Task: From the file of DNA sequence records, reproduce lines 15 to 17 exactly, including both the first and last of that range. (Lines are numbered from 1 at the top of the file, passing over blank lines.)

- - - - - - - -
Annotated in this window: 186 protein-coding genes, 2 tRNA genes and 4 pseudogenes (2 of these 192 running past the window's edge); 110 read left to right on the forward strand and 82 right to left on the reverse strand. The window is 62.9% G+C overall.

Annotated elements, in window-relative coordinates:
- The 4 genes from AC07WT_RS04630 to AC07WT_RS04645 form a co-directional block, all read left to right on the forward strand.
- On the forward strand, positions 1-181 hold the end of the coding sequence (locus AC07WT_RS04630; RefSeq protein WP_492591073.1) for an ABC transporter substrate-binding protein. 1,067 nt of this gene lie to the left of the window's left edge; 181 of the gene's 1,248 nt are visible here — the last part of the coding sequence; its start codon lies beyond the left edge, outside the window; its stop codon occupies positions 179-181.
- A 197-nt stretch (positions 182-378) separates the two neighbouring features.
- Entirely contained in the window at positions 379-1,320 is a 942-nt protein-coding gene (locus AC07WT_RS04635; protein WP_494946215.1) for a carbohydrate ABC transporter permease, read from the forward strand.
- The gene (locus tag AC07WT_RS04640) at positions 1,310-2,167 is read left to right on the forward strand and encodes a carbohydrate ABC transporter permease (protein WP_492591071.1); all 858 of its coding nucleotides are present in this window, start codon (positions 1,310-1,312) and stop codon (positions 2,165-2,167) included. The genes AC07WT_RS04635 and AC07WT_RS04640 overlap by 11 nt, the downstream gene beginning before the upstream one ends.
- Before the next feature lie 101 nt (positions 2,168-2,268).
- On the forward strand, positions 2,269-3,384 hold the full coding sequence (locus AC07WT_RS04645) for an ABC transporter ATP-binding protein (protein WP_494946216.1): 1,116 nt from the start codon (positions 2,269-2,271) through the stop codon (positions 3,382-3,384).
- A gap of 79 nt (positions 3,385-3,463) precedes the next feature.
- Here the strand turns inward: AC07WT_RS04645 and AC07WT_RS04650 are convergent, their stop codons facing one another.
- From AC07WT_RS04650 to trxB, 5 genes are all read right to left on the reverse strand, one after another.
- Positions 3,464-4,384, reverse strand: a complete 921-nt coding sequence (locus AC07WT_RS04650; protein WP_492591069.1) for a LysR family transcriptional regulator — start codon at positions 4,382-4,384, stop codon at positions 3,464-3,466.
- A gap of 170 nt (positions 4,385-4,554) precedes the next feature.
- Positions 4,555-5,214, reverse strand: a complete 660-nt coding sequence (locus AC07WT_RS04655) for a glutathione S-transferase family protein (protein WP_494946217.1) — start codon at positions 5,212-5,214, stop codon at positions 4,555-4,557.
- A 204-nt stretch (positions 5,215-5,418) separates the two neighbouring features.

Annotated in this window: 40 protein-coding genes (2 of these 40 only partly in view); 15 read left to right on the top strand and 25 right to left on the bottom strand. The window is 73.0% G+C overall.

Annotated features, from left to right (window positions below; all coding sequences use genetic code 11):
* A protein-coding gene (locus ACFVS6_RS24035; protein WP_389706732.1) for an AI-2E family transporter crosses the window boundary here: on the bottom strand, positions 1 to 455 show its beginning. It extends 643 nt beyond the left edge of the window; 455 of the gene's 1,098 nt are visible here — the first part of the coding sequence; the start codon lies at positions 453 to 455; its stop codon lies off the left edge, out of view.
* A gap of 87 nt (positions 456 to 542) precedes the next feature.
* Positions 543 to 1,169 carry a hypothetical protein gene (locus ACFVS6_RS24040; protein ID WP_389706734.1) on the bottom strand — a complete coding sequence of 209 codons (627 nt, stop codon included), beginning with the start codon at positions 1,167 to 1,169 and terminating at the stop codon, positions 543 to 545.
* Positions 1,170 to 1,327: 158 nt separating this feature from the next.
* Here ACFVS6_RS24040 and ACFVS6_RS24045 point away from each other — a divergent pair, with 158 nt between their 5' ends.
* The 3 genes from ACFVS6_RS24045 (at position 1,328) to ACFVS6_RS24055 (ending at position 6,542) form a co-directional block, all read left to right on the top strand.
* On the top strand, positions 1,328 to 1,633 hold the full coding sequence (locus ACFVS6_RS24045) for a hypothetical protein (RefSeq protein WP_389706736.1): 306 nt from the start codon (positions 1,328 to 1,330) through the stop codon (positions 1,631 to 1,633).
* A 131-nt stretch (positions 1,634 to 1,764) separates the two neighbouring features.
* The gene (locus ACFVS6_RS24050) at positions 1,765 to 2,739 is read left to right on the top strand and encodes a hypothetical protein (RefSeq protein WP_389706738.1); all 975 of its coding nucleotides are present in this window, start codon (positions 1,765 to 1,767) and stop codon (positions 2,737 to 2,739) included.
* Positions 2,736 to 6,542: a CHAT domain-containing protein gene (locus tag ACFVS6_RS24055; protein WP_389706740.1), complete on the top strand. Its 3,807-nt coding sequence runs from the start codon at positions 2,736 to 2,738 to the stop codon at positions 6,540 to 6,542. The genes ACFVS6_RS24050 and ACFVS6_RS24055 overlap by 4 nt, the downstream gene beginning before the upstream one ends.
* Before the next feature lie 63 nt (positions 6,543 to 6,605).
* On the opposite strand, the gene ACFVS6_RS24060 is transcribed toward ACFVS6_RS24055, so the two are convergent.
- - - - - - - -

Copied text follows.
- Positions 4,555-5,214, reverse strand: a complete 660-nt coding sequence (locus AC07WT_RS04655) for a glutathione S-transferase family protein (protein WP_494946217.1) — start codon at positions 5,212-5,214, stop codon at positions 4,555-4,557.
- A 204-nt stretch (positions 5,215-5,418) separates the two neighbouring features.

Annotated in this window: 40 protein-coding genes (2 of these 40 only partly in view); 15 read left to right on the top strand and 25 right to left on the bottom strand. The window is 73.0% G+C overall.